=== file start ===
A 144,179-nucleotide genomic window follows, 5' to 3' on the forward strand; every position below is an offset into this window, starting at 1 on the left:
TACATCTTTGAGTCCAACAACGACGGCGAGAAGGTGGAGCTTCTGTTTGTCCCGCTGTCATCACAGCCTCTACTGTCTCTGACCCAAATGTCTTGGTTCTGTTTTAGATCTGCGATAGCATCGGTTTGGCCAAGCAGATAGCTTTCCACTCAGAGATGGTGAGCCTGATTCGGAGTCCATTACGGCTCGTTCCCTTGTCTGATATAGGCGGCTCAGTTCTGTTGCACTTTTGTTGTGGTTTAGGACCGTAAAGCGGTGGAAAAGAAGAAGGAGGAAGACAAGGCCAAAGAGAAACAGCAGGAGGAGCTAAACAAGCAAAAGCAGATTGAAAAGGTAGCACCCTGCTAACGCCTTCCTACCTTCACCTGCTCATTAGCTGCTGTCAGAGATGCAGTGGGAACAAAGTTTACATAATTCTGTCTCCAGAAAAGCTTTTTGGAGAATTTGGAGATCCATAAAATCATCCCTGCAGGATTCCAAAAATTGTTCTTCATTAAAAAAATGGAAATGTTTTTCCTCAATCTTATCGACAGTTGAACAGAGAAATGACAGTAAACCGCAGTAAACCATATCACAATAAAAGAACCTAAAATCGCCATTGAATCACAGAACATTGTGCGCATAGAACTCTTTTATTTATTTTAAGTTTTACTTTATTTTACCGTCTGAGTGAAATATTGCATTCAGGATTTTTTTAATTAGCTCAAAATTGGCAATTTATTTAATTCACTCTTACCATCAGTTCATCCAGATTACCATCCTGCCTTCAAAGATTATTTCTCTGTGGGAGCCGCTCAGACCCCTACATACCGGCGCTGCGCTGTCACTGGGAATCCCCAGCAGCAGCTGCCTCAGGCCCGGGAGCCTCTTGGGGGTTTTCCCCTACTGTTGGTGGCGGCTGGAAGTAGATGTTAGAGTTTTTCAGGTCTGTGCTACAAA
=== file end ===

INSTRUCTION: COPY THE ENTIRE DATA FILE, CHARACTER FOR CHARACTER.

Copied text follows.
A 144,179-nucleotide genomic window follows, 5' to 3' on the forward strand; every position below is an offset into this window, starting at 1 on the left:
TACATCTTTGAGTCCAACAACGACGGCGAGAAGGTGGAGCTTCTGTTTGTCCCGCTGTCATCACAGCCTCTACTGTCTCTGACCCAAATGTCTTGGTTCTGTTTTAGATCTGCGATAGCATCGGTTTGGCCAAGCAGATAGCTTTCCACTCAGAGATGGTGAGCCTGATTCGGAGTCCATTACGGCTCGTTCCCTTGTCTGATATAGGCGGCTCAGTTCTGTTGCACTTTTGTTGTGGTTTAGGACCGTAAAGCGGTGGAAAAGAAGAAGGAGGAAGACAAGGCCAAAGAGAAACAGCAGGAGGAGCTAAACAAGCAAAAGCAGATTGAAAAGGTAGCACCCTGCTAACGCCTTCCTACCTTCACCTGCTCATTAGCTGCTGTCAGAGATGCAGTGGGAACAAAGTTTACATAATTCTGTCTCCAGAAAAGCTTTTTGGAGAATTTGGAGATCCATAAAATCATCCCTGCAGGATTCCAAAAATTGTTCTTCATTAAAAAAATGGAAATGTTTTTCCTCAATCTTATCGACAGTTGAACAGAGAAATGACAGTAAACCGCAGTAAACCATATCACAATAAAAGAACCTAAAATCGCCATTGAATCACAGAACATTGTGCGCATAGAACTCTTTTATTTATTTTAAGTTTTACTTTATTTTACCGTCTGAGTGAAATATTGCATTCAGGATTTTTTTAATTAGCTCAAAATTGGCAATTTATTTAATTCACTCTTACCATCAGTTCATCCAGATTACCATCCTGCCTTCAAAGATTATTTCTCTGTGGGAGCCGCTCAGACCCCTACATACCGGCGCTGCGCTGTCACTGGGAATCCCCAGCAGCAGCTGCCTCAGGCCCGGGAGCCTCTTGGGGGTTTTCCCCTACTGTTGGTGGCGGCTGGAAGTAGATGTTAGAGTTTTTCAGGTCTGTGCTACAAA